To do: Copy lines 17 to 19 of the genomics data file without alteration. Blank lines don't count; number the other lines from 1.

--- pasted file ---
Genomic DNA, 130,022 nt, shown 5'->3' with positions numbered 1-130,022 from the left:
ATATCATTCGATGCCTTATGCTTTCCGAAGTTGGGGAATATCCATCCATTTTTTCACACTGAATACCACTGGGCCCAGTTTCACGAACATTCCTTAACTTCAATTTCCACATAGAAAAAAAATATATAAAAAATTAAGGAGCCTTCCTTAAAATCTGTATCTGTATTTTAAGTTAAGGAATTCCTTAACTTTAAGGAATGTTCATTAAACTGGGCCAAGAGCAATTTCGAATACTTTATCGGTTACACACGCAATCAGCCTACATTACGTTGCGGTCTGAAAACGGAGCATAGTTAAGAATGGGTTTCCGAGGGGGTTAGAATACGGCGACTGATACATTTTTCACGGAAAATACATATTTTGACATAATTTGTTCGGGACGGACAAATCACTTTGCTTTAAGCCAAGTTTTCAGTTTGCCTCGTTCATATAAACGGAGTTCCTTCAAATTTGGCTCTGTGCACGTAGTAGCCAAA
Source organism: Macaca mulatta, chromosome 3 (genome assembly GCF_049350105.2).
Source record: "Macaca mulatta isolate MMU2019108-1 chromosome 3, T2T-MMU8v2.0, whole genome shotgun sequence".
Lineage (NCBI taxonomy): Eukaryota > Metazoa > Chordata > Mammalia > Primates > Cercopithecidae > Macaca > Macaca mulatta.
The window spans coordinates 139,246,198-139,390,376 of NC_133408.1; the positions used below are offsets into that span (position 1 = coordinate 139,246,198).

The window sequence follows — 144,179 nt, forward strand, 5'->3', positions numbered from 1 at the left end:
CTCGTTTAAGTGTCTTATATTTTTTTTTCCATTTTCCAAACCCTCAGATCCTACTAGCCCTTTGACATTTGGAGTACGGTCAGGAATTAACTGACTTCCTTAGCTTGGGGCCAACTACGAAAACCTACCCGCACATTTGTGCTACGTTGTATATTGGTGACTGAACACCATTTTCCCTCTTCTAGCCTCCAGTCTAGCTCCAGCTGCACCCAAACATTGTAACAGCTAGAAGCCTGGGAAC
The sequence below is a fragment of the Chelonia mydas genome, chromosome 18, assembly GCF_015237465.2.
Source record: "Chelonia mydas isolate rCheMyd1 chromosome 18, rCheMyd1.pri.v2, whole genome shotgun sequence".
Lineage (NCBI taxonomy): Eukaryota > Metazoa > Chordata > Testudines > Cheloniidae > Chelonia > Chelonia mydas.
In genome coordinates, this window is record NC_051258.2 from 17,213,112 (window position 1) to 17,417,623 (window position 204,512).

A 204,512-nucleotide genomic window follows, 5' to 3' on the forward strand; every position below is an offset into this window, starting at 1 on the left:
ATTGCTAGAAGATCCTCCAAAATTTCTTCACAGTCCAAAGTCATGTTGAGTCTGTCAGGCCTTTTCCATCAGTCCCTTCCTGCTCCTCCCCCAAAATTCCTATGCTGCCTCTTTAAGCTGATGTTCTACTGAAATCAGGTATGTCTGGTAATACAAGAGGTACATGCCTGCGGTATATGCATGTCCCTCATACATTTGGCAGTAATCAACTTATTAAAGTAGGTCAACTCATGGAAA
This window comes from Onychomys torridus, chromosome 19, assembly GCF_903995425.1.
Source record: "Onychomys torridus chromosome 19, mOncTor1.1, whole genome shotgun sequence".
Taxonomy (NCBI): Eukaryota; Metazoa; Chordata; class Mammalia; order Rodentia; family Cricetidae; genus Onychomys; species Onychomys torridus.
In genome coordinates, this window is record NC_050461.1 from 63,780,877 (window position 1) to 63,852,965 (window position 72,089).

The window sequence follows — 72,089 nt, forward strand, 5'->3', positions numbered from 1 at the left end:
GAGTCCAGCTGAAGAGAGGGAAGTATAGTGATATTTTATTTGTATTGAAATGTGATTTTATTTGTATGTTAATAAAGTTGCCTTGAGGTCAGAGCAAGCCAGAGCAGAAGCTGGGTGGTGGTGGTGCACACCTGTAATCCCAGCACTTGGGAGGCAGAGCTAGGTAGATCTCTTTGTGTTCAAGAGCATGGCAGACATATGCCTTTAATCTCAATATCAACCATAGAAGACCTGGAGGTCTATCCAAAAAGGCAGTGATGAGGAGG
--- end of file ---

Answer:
Taxonomy (NCBI): Eukaryota; Metazoa; Chordata; class Mammalia; order Rodentia; family Cricetidae; genus Onychomys; species Onychomys torridus.
In genome coordinates, this window is record NC_050461.1 from 63,780,877 (window position 1) to 63,852,965 (window position 72,089).

The window sequence follows — 72,089 nt, forward strand, 5'->3', positions numbered from 1 at the left end: